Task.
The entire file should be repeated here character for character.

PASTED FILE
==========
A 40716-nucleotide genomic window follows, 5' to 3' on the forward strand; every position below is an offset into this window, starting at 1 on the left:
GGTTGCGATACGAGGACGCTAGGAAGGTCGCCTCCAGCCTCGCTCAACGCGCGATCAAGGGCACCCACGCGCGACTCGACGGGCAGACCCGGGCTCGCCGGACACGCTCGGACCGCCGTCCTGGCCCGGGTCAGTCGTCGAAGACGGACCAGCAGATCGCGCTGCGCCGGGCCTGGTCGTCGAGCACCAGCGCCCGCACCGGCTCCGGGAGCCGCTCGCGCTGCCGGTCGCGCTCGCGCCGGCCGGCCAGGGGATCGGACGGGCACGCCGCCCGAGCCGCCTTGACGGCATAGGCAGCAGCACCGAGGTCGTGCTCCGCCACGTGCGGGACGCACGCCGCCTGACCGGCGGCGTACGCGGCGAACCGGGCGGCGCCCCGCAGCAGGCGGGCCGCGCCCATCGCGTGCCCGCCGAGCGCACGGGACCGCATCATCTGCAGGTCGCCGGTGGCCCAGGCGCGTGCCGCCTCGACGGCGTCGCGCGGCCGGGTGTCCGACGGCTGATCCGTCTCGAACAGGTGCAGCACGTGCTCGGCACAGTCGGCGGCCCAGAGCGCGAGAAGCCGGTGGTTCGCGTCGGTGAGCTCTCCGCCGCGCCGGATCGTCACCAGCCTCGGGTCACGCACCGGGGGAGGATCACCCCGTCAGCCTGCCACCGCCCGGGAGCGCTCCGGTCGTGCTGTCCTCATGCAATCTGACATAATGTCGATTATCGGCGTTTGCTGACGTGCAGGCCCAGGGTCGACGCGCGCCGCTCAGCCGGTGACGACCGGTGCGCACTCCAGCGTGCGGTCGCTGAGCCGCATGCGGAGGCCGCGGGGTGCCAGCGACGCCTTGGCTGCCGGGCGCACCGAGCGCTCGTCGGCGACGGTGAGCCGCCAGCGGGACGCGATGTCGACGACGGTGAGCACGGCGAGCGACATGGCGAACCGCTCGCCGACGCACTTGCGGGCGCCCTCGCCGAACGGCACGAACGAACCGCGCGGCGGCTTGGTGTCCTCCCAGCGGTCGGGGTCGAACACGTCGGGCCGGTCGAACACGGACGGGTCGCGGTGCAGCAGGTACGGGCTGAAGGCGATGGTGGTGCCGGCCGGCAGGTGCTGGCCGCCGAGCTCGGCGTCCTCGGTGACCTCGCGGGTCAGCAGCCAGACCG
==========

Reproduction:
A 40716-nucleotide genomic window follows, 5' to 3' on the forward strand; every position below is an offset into this window, starting at 1 on the left:
GGTTGCGATACGAGGACGCTAGGAAGGTCGCCTCCAGCCTCGCTCAACGCGCGATCAAGGGCACCCACGCGCGACTCGACGGGCAGACCCGGGCTCGCCGGACACGCTCGGACCGCCGTCCTGGCCCGGGTCAGTCGTCGAAGACGGACCAGCAGATCGCGCTGCGCCGGGCCTGGTCGTCGAGCACCAGCGCCCGCACCGGCTCCGGGAGCCGCTCGCGCTGCCGGTCGCGCTCGCGCCGGCCGGCCAGGGGATCGGACGGGCACGCCGCCCGAGCCGCCTTGACGGCATAGGCAGCAGCACCGAGGTCGTGCTCCGCCACGTGCGGGACGCACGCCGCCTGACCGGCGGCGTACGCGGCGAACCGGGCGGCGCCCCGCAGCAGGCGGGCCGCGCCCATCGCGTGCCCGCCGAGCGCACGGGACCGCATCATCTGCAGGTCGCCGGTGGCCCAGGCGCGTGCCGCCTCGACGGCGTCGCGCGGCCGGGTGTCCGACGGCTGATCCGTCTCGAACAGGTGCAGCACGTGCTCGGCACAGTCGGCGGCCCAGAGCGCGAGAAGCCGGTGGTTCGCGTCGGTGAGCTCTCCGCCGCGCCGGATCGTCACCAGCCTCGGGTCACGCACCGGGGGAGGATCACCCCGTCAGCCTGCCACCGCCCGGGAGCGCTCCGGTCGTGCTGTCCTCATGCAATCTGACATAATGTCGATTATCGGCGTTTGCTGACGTGCAGGCCCAGGGTCGACGCGCGCCGCTCAGCCGGTGACGACCGGTGCGCACTCCAGCGTGCGGTCGCTGAGCCGCATGCGGAGGCCGCGGGGTGCCAGCGACGCCTTGGCTGCCGGGCGCACCGAGCGCTCGTCGGCGACGGTGAGCCGCCAGCGGGACGCGATGTCGACGACGGTGAGCACGGCGAGCGACATGGCGAACCGCTCGCCGACGCACTTGCGGGCGCCCTCGCCGAACGGCACGAACGAACCGCGCGGCGGCTTGGTGTCCTCCCAGCGGTCGGGGTCGAACACGTCGGGCCGGTCGAACACGGACGGGTCGCGGTGCAGCAGGTACGGGCTGAAGGCGATGGTGGTGCCGGCCGGCAGGTGCTGGCCGCCGAGCTCGGCGTCCTCGGTGACCTCGCGGGTCAGCAGCCAGACCG